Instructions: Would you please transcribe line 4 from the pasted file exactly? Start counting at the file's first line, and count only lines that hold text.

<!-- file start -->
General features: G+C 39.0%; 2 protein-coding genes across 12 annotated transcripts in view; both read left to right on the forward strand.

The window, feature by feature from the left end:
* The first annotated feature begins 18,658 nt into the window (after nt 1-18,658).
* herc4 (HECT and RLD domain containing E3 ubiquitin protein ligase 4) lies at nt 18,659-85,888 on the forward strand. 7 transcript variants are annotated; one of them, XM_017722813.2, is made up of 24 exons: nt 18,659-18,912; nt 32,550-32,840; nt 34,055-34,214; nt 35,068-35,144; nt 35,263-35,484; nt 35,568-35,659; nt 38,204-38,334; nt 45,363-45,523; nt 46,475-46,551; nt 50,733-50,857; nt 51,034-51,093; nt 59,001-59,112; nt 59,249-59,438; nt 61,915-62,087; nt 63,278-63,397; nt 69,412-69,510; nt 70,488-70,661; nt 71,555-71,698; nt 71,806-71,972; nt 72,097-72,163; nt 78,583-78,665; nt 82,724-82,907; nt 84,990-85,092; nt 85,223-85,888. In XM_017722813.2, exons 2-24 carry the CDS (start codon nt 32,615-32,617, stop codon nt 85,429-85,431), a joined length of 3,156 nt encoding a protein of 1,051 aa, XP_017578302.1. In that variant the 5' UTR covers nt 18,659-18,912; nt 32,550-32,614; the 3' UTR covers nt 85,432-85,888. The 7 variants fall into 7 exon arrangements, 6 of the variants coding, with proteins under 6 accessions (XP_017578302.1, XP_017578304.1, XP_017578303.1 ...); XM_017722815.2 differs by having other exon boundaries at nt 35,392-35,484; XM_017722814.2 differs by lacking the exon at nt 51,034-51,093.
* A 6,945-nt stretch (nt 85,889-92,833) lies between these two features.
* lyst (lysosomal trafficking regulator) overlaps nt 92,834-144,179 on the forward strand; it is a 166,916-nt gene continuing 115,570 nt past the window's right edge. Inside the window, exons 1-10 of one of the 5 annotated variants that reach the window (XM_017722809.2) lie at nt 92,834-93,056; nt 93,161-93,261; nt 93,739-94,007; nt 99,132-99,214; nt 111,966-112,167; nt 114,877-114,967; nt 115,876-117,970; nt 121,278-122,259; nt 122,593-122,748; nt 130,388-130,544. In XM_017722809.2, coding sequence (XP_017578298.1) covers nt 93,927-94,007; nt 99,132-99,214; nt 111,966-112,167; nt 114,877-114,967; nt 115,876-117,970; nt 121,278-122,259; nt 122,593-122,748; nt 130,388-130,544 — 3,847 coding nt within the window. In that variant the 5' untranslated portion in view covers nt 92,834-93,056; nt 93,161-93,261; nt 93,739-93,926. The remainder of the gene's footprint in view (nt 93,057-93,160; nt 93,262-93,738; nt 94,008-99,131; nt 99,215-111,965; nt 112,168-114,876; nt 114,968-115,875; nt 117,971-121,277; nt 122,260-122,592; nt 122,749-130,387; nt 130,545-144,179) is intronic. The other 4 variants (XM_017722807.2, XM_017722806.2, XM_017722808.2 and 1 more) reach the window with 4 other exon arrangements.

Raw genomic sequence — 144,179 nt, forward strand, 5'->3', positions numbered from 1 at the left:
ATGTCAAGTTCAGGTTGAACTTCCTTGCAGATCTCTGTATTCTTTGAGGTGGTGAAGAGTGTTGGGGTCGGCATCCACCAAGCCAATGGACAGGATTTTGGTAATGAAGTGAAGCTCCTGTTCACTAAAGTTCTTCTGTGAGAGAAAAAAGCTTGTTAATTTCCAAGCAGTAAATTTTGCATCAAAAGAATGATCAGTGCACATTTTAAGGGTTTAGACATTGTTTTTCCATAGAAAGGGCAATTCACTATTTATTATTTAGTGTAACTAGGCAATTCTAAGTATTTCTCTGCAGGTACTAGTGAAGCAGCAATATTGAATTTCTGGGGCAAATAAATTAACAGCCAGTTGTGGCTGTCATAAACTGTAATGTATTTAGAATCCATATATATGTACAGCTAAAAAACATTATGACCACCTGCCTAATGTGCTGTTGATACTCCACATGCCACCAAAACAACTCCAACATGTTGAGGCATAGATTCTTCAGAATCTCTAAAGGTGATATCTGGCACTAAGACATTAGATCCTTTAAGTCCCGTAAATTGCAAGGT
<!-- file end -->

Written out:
* herc4 (HECT and RLD domain containing E3 ubiquitin protein ligase 4) lies at nt 18,659-85,888 on the forward strand. 7 transcript variants are annotated; one of them, XM_017722813.2, is made up of 24 exons: nt 18,659-18,912; nt 32,550-32,840; nt 34,055-34,214; nt 35,068-35,144; nt 35,263-35,484; nt 35,568-35,659; nt 38,204-38,334; nt 45,363-45,523; nt 46,475-46,551; nt 50,733-50,857; nt 51,034-51,093; nt 59,001-59,112; nt 59,249-59,438; nt 61,915-62,087; nt 63,278-63,397; nt 69,412-69,510; nt 70,488-70,661; nt 71,555-71,698; nt 71,806-71,972; nt 72,097-72,163; nt 78,583-78,665; nt 82,724-82,907; nt 84,990-85,092; nt 85,223-85,888. In XM_017722813.2, exons 2-24 carry the CDS (start codon nt 32,615-32,617, stop codon nt 85,429-85,431), a joined length of 3,156 nt encoding a protein of 1,051 aa, XP_017578302.1. In that variant the 5' UTR covers nt 18,659-18,912; nt 32,550-32,614; the 3' UTR covers nt 85,432-85,888. The 7 variants fall into 7 exon arrangements, 6 of the variants coding, with proteins under 6 accessions (XP_017578302.1, XP_017578304.1, XP_017578303.1 ...); XM_017722815.2 differs by having other exon boundaries at nt 35,392-35,484; XM_017722814.2 differs by lacking the exon at nt 51,034-51,093.